Glossary of Ransomware Protection Terms
As ransomware threats continue to grow, businesses are seeking reliable and comprehensive protection. But the process of finding a suitable technology partner can be complicated and confusing. To help you better navigate the array of solutions available, we have provided a glossary of some common cybersecurity terms and their definitions related to ransomware protection.
Air Gapping: Air Gapping is a security measure employed on one or more computers to ensure it is physically isolated from any unsecured networks, such as the public Internet or a local area network. This means the device has no interface controllers connected to other networks, creating a physical or conceptual “air” gap. The term is analogous to the “air gap” used in plumbing to maintain water quality.
EDR/ETDR: Endpoint Detection and Response (EDR), or Endpoint Threat Detection and Response (ETDR), is a security solution that monitors, detects and investigates suspicious activities on hosts and endpoints. It employs automation that allows security teams to quickly identify and respond to threats.
The primary functions of an EDR security system are to:
- Monitor and collect activity data from endpoints that may indicate a threat.
- Analyze the internal data for potential threat patterns.
- Automatically respond by removing or containing threats and notifying security personnel.
- Utilize forensic and analysis tools to proactively research threats and search for suspicious activities.
Immutability: Immutability refers to the security and integrity of an organization’s critical data, especially backup data, and the assurance that this data cannot be altered or destroyed.
MDR: Managed Detection and Response (MDR) is an outsourced 24/7 cybersecurity service that proactively seeks out cyber threats to protect an organization’s IT infrastructure and data they can focus on their primary operations. MDR includes a range of security activities including cloud-managed security, advanced analytics and threat intelligence, along with an expertise in incident investigation and response.
Playbook/Runbook: A Cyber Security Playbook defines the roles and responsibilities for members of an organization in response to a cyber security incident. It identifies the communications team and a contact liaison between the board and the rest of the organization. Playbooks also establish formal processes and procedures to ensure that required steps are systematically followed during the response and investigation. This helps organizations meet and comply with regulatory frameworks like NIST or GDPR. Playbooks support procedures, like breach notification and technical processes such as malware reverse engineering.
Runbooks typically define the automated steps of incident response like data enrichment, threat containment, and sending notifications. Automation significantly speeds up the assessment, containment and investigation of threats.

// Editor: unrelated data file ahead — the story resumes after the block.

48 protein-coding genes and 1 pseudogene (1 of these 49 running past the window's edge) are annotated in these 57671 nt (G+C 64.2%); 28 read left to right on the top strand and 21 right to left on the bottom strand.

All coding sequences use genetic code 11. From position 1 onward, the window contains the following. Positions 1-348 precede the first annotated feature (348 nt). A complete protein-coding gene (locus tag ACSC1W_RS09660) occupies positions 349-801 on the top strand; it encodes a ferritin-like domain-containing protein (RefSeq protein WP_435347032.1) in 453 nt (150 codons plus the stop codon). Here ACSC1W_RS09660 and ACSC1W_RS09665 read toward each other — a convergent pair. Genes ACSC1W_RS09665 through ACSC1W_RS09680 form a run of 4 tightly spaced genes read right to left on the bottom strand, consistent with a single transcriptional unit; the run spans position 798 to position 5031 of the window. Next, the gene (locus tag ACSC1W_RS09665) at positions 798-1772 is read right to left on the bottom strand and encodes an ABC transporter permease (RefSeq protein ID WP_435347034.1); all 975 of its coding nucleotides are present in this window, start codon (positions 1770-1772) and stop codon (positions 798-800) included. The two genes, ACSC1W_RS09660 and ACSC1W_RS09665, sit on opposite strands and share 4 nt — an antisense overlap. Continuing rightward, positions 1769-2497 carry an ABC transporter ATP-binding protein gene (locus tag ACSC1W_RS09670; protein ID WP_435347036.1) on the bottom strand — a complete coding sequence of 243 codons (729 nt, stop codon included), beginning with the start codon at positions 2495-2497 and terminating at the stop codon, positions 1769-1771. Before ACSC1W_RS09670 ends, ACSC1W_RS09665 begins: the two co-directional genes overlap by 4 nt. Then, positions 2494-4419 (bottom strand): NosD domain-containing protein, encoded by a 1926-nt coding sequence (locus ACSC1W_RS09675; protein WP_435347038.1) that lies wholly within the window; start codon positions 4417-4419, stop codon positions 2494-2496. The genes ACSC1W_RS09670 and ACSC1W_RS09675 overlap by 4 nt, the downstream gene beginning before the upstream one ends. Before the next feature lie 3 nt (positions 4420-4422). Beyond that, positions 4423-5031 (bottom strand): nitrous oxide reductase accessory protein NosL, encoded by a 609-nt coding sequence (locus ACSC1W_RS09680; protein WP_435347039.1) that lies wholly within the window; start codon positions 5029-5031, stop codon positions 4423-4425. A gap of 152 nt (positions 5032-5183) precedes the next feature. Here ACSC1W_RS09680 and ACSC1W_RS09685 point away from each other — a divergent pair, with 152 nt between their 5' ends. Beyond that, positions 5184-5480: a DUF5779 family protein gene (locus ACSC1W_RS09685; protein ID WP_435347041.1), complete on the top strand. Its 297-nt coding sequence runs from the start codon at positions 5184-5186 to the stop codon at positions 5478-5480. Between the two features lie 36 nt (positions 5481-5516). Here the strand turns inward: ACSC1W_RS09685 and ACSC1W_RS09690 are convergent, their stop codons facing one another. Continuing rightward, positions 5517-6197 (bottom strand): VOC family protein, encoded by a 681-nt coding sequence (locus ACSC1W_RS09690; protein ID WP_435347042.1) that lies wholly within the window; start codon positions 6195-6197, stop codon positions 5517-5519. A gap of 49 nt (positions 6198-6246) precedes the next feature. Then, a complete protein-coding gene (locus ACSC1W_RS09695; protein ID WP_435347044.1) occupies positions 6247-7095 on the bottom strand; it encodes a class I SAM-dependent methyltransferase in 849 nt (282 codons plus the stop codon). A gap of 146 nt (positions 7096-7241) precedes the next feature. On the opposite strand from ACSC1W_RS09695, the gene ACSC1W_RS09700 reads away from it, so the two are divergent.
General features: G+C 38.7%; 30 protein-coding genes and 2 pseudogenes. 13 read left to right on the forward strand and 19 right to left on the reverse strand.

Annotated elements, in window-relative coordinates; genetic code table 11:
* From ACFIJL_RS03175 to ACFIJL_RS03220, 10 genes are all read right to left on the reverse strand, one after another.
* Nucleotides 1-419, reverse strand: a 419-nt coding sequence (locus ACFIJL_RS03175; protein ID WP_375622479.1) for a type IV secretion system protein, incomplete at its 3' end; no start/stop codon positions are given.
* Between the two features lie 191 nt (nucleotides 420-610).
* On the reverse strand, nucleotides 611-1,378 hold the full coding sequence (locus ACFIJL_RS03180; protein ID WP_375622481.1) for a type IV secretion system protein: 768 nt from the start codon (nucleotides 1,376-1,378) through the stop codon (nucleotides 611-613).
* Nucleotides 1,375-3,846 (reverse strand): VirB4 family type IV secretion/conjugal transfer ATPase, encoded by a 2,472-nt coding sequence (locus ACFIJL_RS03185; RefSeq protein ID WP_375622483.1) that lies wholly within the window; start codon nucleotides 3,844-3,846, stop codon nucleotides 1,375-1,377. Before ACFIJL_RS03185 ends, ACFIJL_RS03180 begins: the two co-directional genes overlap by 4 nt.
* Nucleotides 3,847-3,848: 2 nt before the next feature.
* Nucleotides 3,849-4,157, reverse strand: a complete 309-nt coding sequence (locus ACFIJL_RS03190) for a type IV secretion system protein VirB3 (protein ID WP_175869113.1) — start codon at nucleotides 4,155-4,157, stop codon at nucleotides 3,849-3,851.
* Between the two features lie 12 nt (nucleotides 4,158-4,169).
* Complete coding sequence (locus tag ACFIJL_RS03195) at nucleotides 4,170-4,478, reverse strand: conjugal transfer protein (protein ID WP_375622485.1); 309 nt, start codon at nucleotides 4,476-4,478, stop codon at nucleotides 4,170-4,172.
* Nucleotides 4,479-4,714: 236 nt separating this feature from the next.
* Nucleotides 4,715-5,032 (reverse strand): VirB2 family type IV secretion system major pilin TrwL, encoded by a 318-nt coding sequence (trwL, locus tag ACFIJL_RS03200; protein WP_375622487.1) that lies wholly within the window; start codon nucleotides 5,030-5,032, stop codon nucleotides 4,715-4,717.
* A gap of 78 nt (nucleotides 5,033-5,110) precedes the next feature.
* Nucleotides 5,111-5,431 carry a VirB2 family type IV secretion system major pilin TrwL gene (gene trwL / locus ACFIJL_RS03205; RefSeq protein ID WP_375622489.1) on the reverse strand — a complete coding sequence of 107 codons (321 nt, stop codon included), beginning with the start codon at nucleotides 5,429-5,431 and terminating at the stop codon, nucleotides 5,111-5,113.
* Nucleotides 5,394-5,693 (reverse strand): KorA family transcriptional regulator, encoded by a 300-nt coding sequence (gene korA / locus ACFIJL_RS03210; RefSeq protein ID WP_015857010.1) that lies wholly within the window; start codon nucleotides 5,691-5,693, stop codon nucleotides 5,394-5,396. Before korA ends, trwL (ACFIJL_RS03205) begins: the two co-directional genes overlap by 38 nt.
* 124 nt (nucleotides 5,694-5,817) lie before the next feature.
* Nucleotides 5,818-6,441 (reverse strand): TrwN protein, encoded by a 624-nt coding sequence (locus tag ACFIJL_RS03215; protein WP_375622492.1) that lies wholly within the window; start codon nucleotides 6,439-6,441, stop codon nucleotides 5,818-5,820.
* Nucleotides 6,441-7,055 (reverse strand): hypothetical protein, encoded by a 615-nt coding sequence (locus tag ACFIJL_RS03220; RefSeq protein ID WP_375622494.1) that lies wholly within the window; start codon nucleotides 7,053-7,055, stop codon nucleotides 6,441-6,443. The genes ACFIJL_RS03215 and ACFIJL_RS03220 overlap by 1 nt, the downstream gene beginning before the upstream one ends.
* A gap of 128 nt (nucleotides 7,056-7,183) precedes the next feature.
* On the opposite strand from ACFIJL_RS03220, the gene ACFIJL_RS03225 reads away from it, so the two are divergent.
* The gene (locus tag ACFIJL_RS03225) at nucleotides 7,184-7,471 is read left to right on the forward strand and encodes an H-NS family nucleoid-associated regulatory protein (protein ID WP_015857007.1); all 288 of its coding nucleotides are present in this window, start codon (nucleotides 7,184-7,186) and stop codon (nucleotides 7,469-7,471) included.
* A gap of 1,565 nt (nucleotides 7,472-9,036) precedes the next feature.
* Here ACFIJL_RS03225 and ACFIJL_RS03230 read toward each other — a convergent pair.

Used together, Incident Response playbooks and runbooks provide users with flexible methods for coordinating complex security workflows.
Ransomware: Ransomware is a type of malicious software used to gain control of an organization’s computer systems or private data. The attacker then forces the company to pay a ransom—usually some form of crypto-currency—in exchange for a decryption key to restore access.
RPaaS™ : InterVision’s Ransomware Protection as a Service™ (RPaaS™) is the industry’s first solution and only holistic approach to ransomware threats, focusing on the entire lifecycle of detection, protection, and recovery.[Text Wrapping Break]
SLA: A Service Level Agreement (SLA) is a document that defines the level of service expected from a vendor. It lists the specific metrics to measure the services rendered and compensatory actions if those service levels are not achieved. An SLA is a critical component of any technology vendor contract.
SOC/SOCaaS: A Security Operations Center (SOC) is an organization’s central command post that monitors and analyzes data from across all of its networks, devices and databases. The goal is improving the overall security posture while preventing, detecting, analyzing, and responding to cybersecurity incidents. Some organizations outsource their SOC functions and infrastructure to a third-party technology vendor “as a Service.”
vCISO: A Virtual Chief Information Security Officer (vCISO) is a cybersecurity expert that helps an organization protect their infrastructure, data, people and customers. A vCISO builds the cybersecurity program and works closely with the existing management and technical teams to establish preventative measures and also during a cyber incident response.
Comprehensive Ransomware Protection
If you are concerned about ransomware threats, InterVision has developed Ransomware Protection as a Service™ (RPaaS™) to provide end-to-end protection from ransomware attacks. InterVision has been helping businesses solve IT problems for more than 25 years. Our team can develop a comprehensive ransomware protection plan tailored specifically for your needs. Don’t wait to become a ransomware victim. Visit our website or call 844-622-5710 to speak with one of our experts today.